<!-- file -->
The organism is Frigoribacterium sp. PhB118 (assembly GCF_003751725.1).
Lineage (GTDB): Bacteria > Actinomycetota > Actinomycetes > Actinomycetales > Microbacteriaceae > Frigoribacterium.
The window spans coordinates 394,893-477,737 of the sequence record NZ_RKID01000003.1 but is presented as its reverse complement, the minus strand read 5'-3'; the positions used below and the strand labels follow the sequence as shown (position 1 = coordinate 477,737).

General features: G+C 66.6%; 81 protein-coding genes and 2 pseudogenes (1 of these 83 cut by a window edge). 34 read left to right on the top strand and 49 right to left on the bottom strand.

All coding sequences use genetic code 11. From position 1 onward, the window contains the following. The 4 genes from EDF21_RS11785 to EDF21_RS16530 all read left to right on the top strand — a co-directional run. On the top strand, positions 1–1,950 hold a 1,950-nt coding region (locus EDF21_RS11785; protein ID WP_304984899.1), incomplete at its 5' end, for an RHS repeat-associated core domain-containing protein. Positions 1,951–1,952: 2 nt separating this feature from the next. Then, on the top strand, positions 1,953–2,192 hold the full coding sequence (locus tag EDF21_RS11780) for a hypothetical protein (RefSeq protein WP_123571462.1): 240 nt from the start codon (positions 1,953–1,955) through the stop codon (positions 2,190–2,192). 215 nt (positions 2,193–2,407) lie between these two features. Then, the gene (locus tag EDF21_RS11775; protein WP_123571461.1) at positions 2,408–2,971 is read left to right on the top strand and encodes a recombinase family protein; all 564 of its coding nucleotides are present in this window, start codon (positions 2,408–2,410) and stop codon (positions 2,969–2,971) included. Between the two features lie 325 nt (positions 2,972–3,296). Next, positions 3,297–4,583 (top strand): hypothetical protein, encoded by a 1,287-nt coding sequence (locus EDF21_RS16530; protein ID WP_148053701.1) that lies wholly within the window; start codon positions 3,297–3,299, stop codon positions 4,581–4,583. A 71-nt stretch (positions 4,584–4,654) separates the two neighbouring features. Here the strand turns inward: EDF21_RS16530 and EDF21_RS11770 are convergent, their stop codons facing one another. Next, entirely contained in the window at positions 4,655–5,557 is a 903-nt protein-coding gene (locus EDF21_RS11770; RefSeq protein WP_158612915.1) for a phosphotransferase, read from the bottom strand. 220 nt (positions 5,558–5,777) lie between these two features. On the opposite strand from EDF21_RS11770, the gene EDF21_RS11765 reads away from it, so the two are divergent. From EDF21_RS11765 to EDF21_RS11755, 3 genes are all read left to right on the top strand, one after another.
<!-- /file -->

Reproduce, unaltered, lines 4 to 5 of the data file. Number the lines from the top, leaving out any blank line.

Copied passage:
General features: G+C 66.6%; 81 protein-coding genes and 2 pseudogenes (1 of these 83 cut by a window edge). 34 read left to right on the top strand and 49 right to left on the bottom strand.

All coding sequences use genetic code 11. From position 1 onward, the window contains the following. The 4 genes from EDF21_RS11785 to EDF21_RS16530 all read left to right on the top strand — a co-directional run. On the top strand, positions 1–1,950 hold a 1,950-nt coding region (locus EDF21_RS11785; protein ID WP_304984899.1), incomplete at its 5' end, for an RHS repeat-associated core domain-containing protein. Positions 1,951–1,952: 2 nt separating this feature from the next. Then, on the top strand, positions 1,953–2,192 hold the full coding sequence (locus tag EDF21_RS11780) for a hypothetical protein (RefSeq protein WP_123571462.1): 240 nt from the start codon (positions 1,953–1,955) through the stop codon (positions 2,190–2,192). 215 nt (positions 2,193–2,407) lie between these two features. Then, the gene (locus tag EDF21_RS11775; protein WP_123571461.1) at positions 2,408–2,971 is read left to right on the top strand and encodes a recombinase family protein; all 564 of its coding nucleotides are present in this window, start codon (positions 2,408–2,410) and stop codon (positions 2,969–2,971) included. Between the two features lie 325 nt (positions 2,972–3,296). Next, positions 3,297–4,583 (top strand): hypothetical protein, encoded by a 1,287-nt coding sequence (locus EDF21_RS16530; protein ID WP_148053701.1) that lies wholly within the window; start codon positions 3,297–3,299, stop codon positions 4,581–4,583. A 71-nt stretch (positions 4,584–4,654) separates the two neighbouring features. Here the strand turns inward: EDF21_RS16530 and EDF21_RS11770 are convergent, their stop codons facing one another. Next, entirely contained in the window at positions 4,655–5,557 is a 903-nt protein-coding gene (locus EDF21_RS11770; RefSeq protein WP_158612915.1) for a phosphotransferase, read from the bottom strand. 220 nt (positions 5,558–5,777) lie between these two features. On the opposite strand from EDF21_RS11770, the gene EDF21_RS11765 reads away from it, so the two are divergent. From EDF21_RS11765 to EDF21_RS11755, 3 genes are all read left to right on the top strand, one after another.